The Commonwealth Minister for Health and Ageing, Nicola Roxon, welcomed the signing of the agreement and confirmed that the first $50 million payment will be made by the Commonwealth in early December, to enable preparatory construction work to commence by the end of 2010.

“Giving hospitals the resources they need is a key priority for the Gillard Government,” said Ms Roxon.

“This $100 million agreement is the first step to transform Royal Hobart Hospital into a modern, best practice facility.”

The Tasmanian Acting Minister for Health, David O’Byrne, said the state government was looking forward to working together with the Commonwealth on this first stage of the Royal Hobart Hospital’s $565 million redevelopment.

“The $180 million Women’s and Children’s Precinct will be a state-of-the-art facility that will give our dedicated health professionals the best possible clinical environment as they care for Tasmanians in need,” said Mr O’Byrne.

“And this is just the beginning of a partnership between the state and federal governments that will result in a Royal Hobart Hospital for the future.”

The Tasmanian Government has also indicated it will submit a strong application for a further $240 million under the Health and Hospitals Fund regional priority round, which will need to meet the fund’s selection criteria.
 

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I had the misfortune to have to visit the new emergency ward last thursday (broke foot playing futsal!)... Although it was late in the evening when we got there the waiting room was pretty packed - however there just didn't seem to be enough staff to cope, even though the part of the facility I saw (excluding the waiting room) seemed to be at barely 25% capacity - so kinda makes me wonder what staffing arangements are part of this deal, if any. We might end up with a state-of-the-art hospital with no one to work in it!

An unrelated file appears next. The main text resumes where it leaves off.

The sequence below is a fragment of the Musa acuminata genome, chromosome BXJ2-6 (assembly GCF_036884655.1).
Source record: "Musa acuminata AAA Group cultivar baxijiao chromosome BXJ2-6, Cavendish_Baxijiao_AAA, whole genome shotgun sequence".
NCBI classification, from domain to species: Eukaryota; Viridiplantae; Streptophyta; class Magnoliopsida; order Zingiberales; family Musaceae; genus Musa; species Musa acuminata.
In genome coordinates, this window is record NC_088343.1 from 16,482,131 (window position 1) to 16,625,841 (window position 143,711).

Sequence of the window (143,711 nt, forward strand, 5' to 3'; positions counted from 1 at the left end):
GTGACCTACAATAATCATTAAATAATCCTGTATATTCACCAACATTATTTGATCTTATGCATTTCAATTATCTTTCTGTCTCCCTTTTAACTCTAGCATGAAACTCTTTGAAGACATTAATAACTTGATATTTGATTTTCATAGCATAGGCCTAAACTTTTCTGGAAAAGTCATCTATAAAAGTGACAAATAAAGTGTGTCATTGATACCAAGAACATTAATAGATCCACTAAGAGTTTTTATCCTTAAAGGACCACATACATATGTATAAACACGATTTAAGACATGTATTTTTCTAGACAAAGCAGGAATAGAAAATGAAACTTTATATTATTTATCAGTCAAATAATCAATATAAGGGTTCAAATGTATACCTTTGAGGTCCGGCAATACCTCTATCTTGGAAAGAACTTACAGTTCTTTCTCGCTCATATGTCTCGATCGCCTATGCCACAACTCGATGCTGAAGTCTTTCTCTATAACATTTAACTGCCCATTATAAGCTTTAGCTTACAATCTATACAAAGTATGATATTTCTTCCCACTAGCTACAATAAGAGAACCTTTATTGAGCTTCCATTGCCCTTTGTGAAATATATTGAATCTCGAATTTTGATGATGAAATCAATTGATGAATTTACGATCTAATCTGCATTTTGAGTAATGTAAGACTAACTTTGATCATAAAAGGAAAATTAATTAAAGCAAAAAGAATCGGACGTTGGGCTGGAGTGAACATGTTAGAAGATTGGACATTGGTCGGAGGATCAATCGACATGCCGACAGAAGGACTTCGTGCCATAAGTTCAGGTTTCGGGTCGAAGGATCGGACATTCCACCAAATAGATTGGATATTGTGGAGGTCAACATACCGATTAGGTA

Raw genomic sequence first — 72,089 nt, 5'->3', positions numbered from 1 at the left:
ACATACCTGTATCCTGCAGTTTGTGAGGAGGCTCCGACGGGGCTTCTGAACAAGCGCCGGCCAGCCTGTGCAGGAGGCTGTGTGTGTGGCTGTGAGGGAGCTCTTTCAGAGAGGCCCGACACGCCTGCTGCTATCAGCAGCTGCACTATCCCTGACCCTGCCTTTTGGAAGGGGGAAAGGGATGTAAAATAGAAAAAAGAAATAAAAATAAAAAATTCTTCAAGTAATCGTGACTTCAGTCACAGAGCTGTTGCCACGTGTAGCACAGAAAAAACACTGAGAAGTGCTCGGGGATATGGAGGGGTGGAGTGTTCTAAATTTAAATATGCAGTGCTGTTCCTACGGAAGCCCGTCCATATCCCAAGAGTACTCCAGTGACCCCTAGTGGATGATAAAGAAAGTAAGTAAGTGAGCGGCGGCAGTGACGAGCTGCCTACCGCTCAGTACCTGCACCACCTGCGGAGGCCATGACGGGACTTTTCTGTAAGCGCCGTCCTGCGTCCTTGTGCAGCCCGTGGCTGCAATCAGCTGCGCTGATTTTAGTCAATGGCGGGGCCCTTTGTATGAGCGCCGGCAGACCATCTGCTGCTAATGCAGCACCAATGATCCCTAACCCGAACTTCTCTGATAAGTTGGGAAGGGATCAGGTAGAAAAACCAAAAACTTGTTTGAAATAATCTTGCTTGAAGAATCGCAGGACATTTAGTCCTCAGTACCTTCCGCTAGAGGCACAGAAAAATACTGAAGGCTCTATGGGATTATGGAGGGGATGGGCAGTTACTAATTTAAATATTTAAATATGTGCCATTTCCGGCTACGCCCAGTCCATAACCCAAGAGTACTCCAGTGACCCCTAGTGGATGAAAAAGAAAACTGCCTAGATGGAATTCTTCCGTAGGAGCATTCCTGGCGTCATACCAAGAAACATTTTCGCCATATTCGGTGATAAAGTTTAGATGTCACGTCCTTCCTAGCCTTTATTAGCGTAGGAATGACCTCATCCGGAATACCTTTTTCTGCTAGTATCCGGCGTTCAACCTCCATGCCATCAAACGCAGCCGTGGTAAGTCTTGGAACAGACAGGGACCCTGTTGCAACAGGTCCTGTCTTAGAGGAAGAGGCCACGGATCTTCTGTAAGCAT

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Discussion Starter · #4 ·
:eek:hno: Sorry to hear about the broken foot Ordex. Hope you recover soon. I know what you mean about the Emergency Dept - many years ago I broke my leg playing soccer early on a Saturday morning and I wasn't properly treated until after 4 in the afternoon!

I tend to think you are right - it is actually easier to get $100 million as a one off payment to build a bright shiny new building with extra capacity but it is actually more expensive to then fill it with staff!
 

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Discussion Starter · #5 ·